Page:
Practice Manatee Manners

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Swimming with the manatees and exploring the beautiful Kings Bay estuary and springs is a favorite Florida outing. At Captain Mike’s Swimming With the Manatees, we welcome both beginner and experienced divers and provide the necessary instruction and guidance for a day immersed in the beauty of Florida’s natural springs. A manatee tour is neither difficult nor intimidating, and even seniors and children as young as 10 years can enjoy a wonderful time in the water with the animals. All who get in the water can experience the excitement of meeting the gentle giants known as manatees.

Ideal conditions

For manatee tours, we recommend snorkeling while wearing wetsuits. This makes the interaction as silent as possible and encourages the animals to approach you. To ensure every outing goes as planned, we maintain new suits and snorkel gear and include them in our tour packages. We also provide videos and pictures so you can take home memories of your excursion. But as you enjoy your day while we leave nothing to chance, the animals must be allowed to live their lives and love the encounter as well. And that means you’ve got to mind your manners during your visit to their habitat.

Maintaining your distance

When in the water, manatees may be difficult to see, particularly if you travel in a boat. Often, the signs that manatees are around include a swirl on the surface caused by a diving animal or a break in the water surface made by the tail, snout or back of the animal. At times, however, there will be no such signs and you will only notice a manatee when it comes to the surface to breathe. Whatever the circumstances, keeping your distance and passively observing the animals are the best ways to interact with the manatees.

Two things about manatee manners are most important: (1) slowly and quietly getting into the water without disturbing the manatees and (2) floating silently and patiently in the water until a curious animal approaches you. If you master these two skills, you will keep the amount of sediment rising from the bottom of the river to a minimum and keep resting or sleeping manatees in their relaxed positions, even after you get into the water and move slowly around them. In turn, you will have a delightful experience.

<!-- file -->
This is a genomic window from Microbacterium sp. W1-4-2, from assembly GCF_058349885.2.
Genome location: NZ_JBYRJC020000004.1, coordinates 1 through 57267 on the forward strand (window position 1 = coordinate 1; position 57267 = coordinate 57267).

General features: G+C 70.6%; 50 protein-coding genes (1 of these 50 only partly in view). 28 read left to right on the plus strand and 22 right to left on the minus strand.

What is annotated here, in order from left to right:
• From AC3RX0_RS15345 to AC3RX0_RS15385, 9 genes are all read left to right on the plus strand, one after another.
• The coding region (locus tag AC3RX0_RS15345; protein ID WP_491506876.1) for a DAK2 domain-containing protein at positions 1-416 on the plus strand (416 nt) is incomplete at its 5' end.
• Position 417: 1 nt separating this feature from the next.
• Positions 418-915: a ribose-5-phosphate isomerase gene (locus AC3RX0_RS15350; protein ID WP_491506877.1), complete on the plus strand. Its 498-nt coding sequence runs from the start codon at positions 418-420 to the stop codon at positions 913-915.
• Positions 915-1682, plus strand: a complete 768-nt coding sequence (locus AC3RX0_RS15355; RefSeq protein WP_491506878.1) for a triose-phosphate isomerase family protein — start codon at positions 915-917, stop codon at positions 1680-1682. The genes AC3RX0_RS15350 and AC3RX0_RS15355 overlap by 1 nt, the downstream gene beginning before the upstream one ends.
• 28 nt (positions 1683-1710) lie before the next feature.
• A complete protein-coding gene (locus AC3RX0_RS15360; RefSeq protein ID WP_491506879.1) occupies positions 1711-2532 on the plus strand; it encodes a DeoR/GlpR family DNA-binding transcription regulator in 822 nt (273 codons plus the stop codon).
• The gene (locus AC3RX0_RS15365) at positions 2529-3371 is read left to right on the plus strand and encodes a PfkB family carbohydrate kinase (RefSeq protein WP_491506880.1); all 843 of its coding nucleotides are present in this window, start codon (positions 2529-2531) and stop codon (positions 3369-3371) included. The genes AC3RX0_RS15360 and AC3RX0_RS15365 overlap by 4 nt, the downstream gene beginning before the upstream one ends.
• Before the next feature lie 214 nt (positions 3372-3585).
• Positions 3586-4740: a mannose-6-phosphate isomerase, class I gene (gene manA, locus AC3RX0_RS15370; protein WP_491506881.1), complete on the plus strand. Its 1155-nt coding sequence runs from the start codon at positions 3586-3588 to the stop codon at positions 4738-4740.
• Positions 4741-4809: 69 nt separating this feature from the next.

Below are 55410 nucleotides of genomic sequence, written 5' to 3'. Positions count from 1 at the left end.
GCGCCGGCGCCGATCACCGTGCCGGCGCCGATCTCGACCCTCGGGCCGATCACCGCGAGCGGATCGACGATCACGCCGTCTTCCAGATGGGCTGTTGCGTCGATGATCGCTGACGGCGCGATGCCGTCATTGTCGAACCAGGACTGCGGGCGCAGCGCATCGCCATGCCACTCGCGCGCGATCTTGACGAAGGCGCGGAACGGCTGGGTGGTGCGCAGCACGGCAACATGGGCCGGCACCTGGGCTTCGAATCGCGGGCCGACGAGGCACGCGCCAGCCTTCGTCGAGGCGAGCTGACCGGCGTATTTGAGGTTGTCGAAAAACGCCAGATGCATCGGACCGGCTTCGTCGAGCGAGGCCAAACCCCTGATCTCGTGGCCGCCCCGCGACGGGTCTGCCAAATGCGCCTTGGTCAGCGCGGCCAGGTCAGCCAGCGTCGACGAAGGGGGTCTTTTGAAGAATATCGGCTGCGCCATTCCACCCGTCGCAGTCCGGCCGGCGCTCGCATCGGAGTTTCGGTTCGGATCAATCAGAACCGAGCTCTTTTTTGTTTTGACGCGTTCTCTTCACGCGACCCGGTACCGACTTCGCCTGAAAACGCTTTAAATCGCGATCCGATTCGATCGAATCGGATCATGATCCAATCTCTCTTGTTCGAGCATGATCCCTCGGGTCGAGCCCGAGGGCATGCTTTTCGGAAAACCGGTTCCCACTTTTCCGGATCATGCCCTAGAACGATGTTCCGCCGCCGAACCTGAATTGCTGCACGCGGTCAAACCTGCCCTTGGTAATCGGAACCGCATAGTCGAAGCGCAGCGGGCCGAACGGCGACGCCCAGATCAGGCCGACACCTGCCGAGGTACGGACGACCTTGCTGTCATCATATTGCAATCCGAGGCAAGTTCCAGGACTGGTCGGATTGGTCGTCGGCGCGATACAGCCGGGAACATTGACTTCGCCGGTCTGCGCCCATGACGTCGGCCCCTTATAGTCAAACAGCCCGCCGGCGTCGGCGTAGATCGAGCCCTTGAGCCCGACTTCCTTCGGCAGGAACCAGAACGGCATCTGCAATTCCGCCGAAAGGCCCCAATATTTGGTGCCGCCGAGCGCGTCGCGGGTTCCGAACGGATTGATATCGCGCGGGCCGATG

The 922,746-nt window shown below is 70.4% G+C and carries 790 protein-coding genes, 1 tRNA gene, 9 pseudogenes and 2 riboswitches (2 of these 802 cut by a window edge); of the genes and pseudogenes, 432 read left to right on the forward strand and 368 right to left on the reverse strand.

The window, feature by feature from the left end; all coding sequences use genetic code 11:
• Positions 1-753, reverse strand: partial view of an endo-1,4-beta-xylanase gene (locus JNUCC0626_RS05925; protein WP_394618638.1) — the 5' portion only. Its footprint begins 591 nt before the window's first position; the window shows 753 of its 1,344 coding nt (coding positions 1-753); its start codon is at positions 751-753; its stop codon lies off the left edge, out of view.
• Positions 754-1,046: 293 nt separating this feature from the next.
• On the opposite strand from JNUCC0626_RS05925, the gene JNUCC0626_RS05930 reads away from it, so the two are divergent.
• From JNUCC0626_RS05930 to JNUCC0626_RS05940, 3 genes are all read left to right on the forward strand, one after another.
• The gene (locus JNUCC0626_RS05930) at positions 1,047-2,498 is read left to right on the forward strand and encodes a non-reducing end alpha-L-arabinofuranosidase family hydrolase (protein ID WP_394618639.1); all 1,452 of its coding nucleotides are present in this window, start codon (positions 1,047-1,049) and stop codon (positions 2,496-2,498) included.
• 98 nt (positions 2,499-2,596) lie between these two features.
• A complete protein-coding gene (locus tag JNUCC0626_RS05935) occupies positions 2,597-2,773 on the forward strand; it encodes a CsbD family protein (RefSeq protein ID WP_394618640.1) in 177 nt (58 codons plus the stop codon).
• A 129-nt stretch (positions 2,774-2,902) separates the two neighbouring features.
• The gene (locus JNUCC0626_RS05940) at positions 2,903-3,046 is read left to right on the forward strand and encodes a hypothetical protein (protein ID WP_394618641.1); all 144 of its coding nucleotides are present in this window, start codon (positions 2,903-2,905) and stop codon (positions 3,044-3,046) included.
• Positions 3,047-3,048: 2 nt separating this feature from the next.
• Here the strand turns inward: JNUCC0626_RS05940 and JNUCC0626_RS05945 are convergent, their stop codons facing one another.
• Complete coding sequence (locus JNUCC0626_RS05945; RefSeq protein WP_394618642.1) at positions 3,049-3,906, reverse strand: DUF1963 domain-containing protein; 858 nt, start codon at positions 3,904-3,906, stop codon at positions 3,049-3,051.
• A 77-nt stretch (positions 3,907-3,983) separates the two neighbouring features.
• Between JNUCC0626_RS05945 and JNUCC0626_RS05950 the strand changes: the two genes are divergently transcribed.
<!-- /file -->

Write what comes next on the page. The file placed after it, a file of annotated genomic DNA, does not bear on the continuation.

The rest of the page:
Minding your manatee manners

It is bad manners to disturb resting or sleeping manatees. You may never know why an animal is resting and may disrupt one that is conserving energy or trying to stay warm. Just as humans don’t like being disturbed when they rest, animals like to be left alone during their down time. Likewise, it is bad manners to hover over a manatee as you swim or to try petting one as it comes to the surface to breath. Remember that a manatee coming to the surface is not doing so to play with you, but as matter of survival.

While it can sometimes be frustrating when a manatee does not approach you, do not chase or move closer when it passes by. Just keep your hands to yourself and allow the animal the space to move freely. It is harassment of the sea mammal to chase, touch, pursue, grab, hold, corner, surround, pinch, poke, prod, stab, ride or attempt any of these actions with your hands or feet. Resist the temptation to feed or give the animal water to drink. Avoid initiating contact with a tagged or belted animal—an action may interfere with rescue or research activities. It is also harassment when to stand on a manatee, separate a mother and a calf, or separate one manatee from a group.

Ride safely through their habitat

When you are boating in a manatee habitat, the best practice is to stay in deep water as much as possible and avoid shallow areas and sea grass beds. You should also stay away from warm water areas because they are often filled with congregations of manatees, particularly in winter. If you have trash, make sure it does not get into the manatee habitat. You must discard your hooks, microfilament lines and other trash properly because litter in the water may end up ingested by animals or entangled them, causing their injury or death.

As a rule, observe manatees at a distance, using polarized sunglasses to see the animals clearly from above the water. When swimming, avoid excessive noise and splashing, keep off designated manatee sanctuaries, and pay attention to posted signs. Also, when you are operating a powerboat, remain at least 50 feet away from a manatee as soon as you see it.

At Captain Mike’s, we want you to visit Crystal River, snorkel with the manatees, and have an amazing and memorable experience. We also want you to respect the animals and their habitat and avoid any actions that may endanger, injure or distress them. We are a manatee respecting operator and will offer you the guidance you need to enjoy your experience and avoid fines for breaching manatee protection laws. With us, you will love your outing but not at the expense of the animals. For more information on our extraordinary tour offers, visit the Captain Mike’s Swimming With the Manatees website.

Swimming with the Manatees boasts the best water adventure in Crystal River, Florida with lots of things to do for you and your family. For more information, contact us online, or call us at (352) 571-1888.

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